Borisov spoke a day after Russian President Vladimir Putin oversaw what he described as the conclusive successful test of the Avangard and hailed it as a reliable guarantee of Russia’s security for decades to come.
“The latest tests have shown that it has reached speeds close to 30 Machs. Practically at these speeds, no anti-missile can knock it down,” Borisov said.
In Wednesday's test, the weapon was reportedly launched from the Dombarovskiy missile base in the southern Ural Mountains. Moscow said it successfully hit a practice target on the Kura shooting range on Kamchatka, 6,000 kilometres (3,700 miles) away.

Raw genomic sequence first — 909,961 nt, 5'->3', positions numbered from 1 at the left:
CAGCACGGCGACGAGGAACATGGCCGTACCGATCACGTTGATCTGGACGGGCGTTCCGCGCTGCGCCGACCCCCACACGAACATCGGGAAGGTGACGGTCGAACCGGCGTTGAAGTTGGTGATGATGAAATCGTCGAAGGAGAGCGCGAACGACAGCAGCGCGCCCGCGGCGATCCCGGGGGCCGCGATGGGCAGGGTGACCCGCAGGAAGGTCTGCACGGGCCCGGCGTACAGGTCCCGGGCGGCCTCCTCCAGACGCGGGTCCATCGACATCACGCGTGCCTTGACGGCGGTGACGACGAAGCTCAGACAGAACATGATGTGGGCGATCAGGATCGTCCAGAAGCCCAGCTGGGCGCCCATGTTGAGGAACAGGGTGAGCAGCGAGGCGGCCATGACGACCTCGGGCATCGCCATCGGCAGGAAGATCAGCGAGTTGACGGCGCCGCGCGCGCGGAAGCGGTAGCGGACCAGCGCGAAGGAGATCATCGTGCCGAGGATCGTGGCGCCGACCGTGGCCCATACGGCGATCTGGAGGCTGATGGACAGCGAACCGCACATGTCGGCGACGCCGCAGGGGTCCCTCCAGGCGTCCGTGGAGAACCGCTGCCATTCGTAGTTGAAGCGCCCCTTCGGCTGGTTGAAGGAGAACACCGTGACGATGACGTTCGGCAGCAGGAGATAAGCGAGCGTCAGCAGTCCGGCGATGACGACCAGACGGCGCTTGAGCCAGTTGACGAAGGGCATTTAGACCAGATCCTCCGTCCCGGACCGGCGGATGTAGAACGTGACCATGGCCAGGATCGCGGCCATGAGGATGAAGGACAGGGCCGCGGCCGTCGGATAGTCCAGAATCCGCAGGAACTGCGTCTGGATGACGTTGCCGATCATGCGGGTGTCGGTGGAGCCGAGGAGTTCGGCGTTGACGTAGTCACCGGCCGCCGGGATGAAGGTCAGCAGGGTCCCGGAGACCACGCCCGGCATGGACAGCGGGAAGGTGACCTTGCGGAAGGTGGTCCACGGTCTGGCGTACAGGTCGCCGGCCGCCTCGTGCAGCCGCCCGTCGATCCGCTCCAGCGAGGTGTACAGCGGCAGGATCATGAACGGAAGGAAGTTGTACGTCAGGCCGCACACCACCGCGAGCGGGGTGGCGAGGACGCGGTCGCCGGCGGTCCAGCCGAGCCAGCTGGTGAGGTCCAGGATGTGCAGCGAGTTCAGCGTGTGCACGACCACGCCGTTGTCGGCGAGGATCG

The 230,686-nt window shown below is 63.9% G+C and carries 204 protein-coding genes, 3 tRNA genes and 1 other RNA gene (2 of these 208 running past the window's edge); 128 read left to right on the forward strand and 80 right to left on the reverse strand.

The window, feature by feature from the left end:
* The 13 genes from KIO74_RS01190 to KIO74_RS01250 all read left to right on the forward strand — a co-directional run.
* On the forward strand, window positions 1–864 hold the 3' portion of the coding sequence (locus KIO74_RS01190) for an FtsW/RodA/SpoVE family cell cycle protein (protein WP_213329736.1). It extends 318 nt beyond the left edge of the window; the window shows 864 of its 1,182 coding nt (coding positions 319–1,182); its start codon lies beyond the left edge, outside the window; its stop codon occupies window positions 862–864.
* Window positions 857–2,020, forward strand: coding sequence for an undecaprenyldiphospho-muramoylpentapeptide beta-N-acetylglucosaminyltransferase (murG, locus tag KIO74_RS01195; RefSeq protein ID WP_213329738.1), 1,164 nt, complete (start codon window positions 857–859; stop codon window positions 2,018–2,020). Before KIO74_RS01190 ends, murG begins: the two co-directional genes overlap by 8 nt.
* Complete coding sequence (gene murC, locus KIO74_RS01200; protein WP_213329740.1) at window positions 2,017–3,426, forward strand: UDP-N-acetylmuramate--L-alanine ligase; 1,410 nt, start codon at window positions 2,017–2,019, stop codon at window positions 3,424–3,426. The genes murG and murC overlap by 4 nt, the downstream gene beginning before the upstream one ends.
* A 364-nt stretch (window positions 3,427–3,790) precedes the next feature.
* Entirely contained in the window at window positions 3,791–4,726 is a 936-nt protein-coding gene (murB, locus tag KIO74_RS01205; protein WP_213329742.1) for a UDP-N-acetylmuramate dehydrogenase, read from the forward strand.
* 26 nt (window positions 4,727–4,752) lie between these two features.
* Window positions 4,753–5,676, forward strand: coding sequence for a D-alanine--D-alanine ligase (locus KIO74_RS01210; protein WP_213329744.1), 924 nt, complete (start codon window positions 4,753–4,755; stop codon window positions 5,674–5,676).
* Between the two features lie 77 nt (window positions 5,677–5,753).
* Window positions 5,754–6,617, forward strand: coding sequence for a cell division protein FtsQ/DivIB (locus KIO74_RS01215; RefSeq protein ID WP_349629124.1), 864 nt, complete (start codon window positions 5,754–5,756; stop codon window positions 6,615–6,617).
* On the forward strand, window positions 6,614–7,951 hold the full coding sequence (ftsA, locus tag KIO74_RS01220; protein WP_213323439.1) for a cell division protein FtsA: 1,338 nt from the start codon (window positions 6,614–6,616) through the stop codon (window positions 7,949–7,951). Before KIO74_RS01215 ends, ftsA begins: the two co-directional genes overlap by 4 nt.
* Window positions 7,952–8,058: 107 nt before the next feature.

He noted that Russia has a stockpile of several dozen such missiles, which are in a factory-mint condition and not filled with fuel, allowing them to serve for a long time to come. Ivanov added that they could be put in existing silos, reducing the costs of Avangard's deployment.
"The Avangard has cost hundreds of times less than what the US has spent on its missile defence," Ivanov said, cited by Associated Press.
He noted that Russia began to develop the Avangard after 2002 when the US withdrew from the 1972 Anti-Ballistic Missile Treaty and began developing defences against ballistic missiles.